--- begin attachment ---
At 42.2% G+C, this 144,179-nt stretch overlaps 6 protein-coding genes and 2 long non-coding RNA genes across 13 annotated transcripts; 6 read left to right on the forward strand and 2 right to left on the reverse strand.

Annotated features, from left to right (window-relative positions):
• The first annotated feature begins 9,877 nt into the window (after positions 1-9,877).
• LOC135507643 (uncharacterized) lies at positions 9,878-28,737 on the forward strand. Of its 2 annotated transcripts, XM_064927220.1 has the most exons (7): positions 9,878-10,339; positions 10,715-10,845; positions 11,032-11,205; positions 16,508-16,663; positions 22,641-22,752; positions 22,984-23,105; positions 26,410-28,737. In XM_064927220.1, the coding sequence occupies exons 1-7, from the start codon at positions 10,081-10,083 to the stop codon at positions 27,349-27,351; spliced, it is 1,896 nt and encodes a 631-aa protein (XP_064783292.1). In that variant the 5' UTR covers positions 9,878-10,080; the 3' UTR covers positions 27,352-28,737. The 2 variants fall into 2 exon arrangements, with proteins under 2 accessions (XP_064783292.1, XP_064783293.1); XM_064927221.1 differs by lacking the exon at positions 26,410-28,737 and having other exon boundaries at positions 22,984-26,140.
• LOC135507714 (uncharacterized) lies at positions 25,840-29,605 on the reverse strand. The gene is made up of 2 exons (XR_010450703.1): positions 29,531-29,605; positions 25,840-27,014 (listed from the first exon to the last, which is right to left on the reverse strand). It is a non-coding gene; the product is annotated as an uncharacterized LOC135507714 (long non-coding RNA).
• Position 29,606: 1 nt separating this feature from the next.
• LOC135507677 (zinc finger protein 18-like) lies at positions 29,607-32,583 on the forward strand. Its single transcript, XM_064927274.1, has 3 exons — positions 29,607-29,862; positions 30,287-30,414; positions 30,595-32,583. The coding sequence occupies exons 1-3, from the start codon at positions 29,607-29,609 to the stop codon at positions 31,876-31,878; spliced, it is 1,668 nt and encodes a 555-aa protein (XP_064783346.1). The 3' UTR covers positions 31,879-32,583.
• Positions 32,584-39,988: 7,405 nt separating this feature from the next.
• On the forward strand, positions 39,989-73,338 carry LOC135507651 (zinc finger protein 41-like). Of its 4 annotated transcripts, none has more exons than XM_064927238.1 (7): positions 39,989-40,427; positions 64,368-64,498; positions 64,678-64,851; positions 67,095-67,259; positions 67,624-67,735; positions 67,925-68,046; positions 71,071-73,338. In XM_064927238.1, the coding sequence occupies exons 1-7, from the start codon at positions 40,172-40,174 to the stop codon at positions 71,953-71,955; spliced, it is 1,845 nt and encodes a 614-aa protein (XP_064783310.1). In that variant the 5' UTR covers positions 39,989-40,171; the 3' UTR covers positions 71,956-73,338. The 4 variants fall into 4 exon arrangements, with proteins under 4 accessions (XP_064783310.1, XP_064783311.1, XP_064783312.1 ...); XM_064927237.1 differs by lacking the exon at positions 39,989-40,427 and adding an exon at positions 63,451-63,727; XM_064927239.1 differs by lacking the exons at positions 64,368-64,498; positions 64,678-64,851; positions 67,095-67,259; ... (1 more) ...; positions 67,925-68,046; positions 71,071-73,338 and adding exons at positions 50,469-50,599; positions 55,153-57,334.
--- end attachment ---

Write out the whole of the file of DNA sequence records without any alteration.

At 42.2% G+C, this 144,179-nt stretch overlaps 6 protein-coding genes and 2 long non-coding RNA genes across 13 annotated transcripts; 6 read left to right on the forward strand and 2 right to left on the reverse strand.

Annotated features, from left to right (window-relative positions):
• The first annotated feature begins 9,877 nt into the window (after positions 1-9,877).
• LOC135507643 (uncharacterized) lies at positions 9,878-28,737 on the forward strand. Of its 2 annotated transcripts, XM_064927220.1 has the most exons (7): positions 9,878-10,339; positions 10,715-10,845; positions 11,032-11,205; positions 16,508-16,663; positions 22,641-22,752; positions 22,984-23,105; positions 26,410-28,737. In XM_064927220.1, the coding sequence occupies exons 1-7, from the start codon at positions 10,081-10,083 to the stop codon at positions 27,349-27,351; spliced, it is 1,896 nt and encodes a 631-aa protein (XP_064783292.1). In that variant the 5' UTR covers positions 9,878-10,080; the 3' UTR covers positions 27,352-28,737. The 2 variants fall into 2 exon arrangements, with proteins under 2 accessions (XP_064783292.1, XP_064783293.1); XM_064927221.1 differs by lacking the exon at positions 26,410-28,737 and having other exon boundaries at positions 22,984-26,140.
• LOC135507714 (uncharacterized) lies at positions 25,840-29,605 on the reverse strand. The gene is made up of 2 exons (XR_010450703.1): positions 29,531-29,605; positions 25,840-27,014 (listed from the first exon to the last, which is right to left on the reverse strand). It is a non-coding gene; the product is annotated as an uncharacterized LOC135507714 (long non-coding RNA).
• Position 29,606: 1 nt separating this feature from the next.
• LOC135507677 (zinc finger protein 18-like) lies at positions 29,607-32,583 on the forward strand. Its single transcript, XM_064927274.1, has 3 exons — positions 29,607-29,862; positions 30,287-30,414; positions 30,595-32,583. The coding sequence occupies exons 1-3, from the start codon at positions 29,607-29,609 to the stop codon at positions 31,876-31,878; spliced, it is 1,668 nt and encodes a 555-aa protein (XP_064783346.1). The 3' UTR covers positions 31,879-32,583.
• Positions 32,584-39,988: 7,405 nt separating this feature from the next.
• On the forward strand, positions 39,989-73,338 carry LOC135507651 (zinc finger protein 41-like). Of its 4 annotated transcripts, none has more exons than XM_064927238.1 (7): positions 39,989-40,427; positions 64,368-64,498; positions 64,678-64,851; positions 67,095-67,259; positions 67,624-67,735; positions 67,925-68,046; positions 71,071-73,338. In XM_064927238.1, the coding sequence occupies exons 1-7, from the start codon at positions 40,172-40,174 to the stop codon at positions 71,953-71,955; spliced, it is 1,845 nt and encodes a 614-aa protein (XP_064783310.1). In that variant the 5' UTR covers positions 39,989-40,171; the 3' UTR covers positions 71,956-73,338. The 4 variants fall into 4 exon arrangements, with proteins under 4 accessions (XP_064783310.1, XP_064783311.1, XP_064783312.1 ...); XM_064927237.1 differs by lacking the exon at positions 39,989-40,427 and adding an exon at positions 63,451-63,727; XM_064927239.1 differs by lacking the exons at positions 64,368-64,498; positions 64,678-64,851; positions 67,095-67,259; ... (1 more) ...; positions 67,925-68,046; positions 71,071-73,338 and adding exons at positions 50,469-50,599; positions 55,153-57,334.